Nurses help take care of others, but of course they're human like everyone else. This means that like many others, some nurses overindulge at alcohol-infused holiday parties and gatherings. If they're not working until the next day, they may reason that they won't be under the influence of alcohol when they're caring for patients.
That may be true, but it doesn't account for the nasty gift that over-indulging can leave in its wake — the dreaded hangover. It can cause a splitting headache, excessive thirst, muscle aches, sweating, vertigo, fatigue and more.
Although a hangover can result from a single incident of drinking alcohol at a holiday party, repeated drinking can mean repeated hangovers. Similar to the rest of the population, up to 10% of RNs might be dependent on alcohol or other drugs.
The dangers of a hangover
Nurses may think they can power through their symptoms and continue to function at their usual high level, but the dangers of a hangover are real, both for the nurses themselves as well as their patients and colleagues. Research from the Center for Alcohol and Addiction Studies found a correlation between hangovers and lower scores on tests that require both sustained attention and speed. Unfortunately, the ability to concentrate well and perform duties quickly are skills required for many nursing tasks.
So hangovers are not just misery-inducing — they're also dangerous, according to the National Institute on Alcohol Abuse and Alcoholism. They can affect a variety of performance-related abilities, such as caring for others, decision-making, muscle coordination, operating machinery and driving.
What causes a hangover
Alcohol affects your body in many ways that can lead to a hangover. Here are some of the effects, cited by the Mayo Clinic, that can contribute to a hangover:
- Increased urination: can lead to dehydration
- Inflammatory response: can cause symptoms such as an inability to concentrate well
- Stomach lining irritation: can cause nausea or vomiting
- Lower blood sugar levels: can cause fatigue, shakiness and other symptoms
- Expansion of blood vessels: can cause a headache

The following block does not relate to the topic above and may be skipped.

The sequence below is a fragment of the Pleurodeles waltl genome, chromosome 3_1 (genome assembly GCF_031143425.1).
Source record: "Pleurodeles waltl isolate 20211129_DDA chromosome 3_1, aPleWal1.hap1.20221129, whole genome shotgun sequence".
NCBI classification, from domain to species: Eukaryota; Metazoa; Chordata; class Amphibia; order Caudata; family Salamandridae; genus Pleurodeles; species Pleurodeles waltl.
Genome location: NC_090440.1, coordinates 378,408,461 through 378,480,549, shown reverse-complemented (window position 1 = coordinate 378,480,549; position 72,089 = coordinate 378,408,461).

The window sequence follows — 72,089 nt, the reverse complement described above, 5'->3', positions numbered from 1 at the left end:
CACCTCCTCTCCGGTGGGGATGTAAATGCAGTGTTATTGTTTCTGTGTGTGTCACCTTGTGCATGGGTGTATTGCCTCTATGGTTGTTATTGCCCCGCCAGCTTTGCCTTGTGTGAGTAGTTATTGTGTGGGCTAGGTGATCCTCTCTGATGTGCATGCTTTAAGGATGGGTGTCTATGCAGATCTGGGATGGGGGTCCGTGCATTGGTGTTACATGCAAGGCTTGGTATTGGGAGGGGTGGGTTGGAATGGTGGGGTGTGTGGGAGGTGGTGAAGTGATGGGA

How to avoid a hangover
Abstaining from drinking or imbibing in moderation are the only sure-fire ways to avoid a hangover. But the following tips from healthline.com and mayoclinic.org can help reduce the chances of getting a hangover:
- Drink slowly — Don't have more than one alcoholic drink in an hour.
- Choose lighter-colored drinks — Darker drinks such as whiskey (especially bourbon whiskey), cognac and tequila contain high levels of congeners, which have been linked to a greater likelihood of hangovers as well as more intense symptoms. Clear liquors like vodka and gin contain fewer congeners.
- Drink plenty of water — Alcohol causes increased urination, which can contribute to fatigue, thirst and other hangover symptoms. Drink a glass of water or another beverage without alcohol between alcoholic drinks.
- Get enough sleep — This can help lessen fatigue.
- Eat a good breakfast or late-night meal — Especially when it's carb-heavy, a meal can help combat low blood sugar, which can cause weakness and headache.
How to treat a hangover
The only sure remedy for a hangover is to avoid getting one or waiting long enough for its symptoms to subside.
But the following tips from Cleveland Clinic may help make symptoms less severe:
- Sip water or fruit juice — This can prevent dehydration.
- Eat bland foods with complex carbs — Try toast and crackers to settle your stomach and raise your blood sugar.
- Take antacids — These can help ease an upset stomach.
- Get enough sleep — Getting plenty of sleep can help lessen fatigue.
- Take a pain reliever — Aspirin, ibuprofen or naproxen can help alleviate headaches and muscle pain, but they can also irritate the stomach. Don't take Tylenol (acetaminophen), since it can cause liver damage when combined with alcohol.
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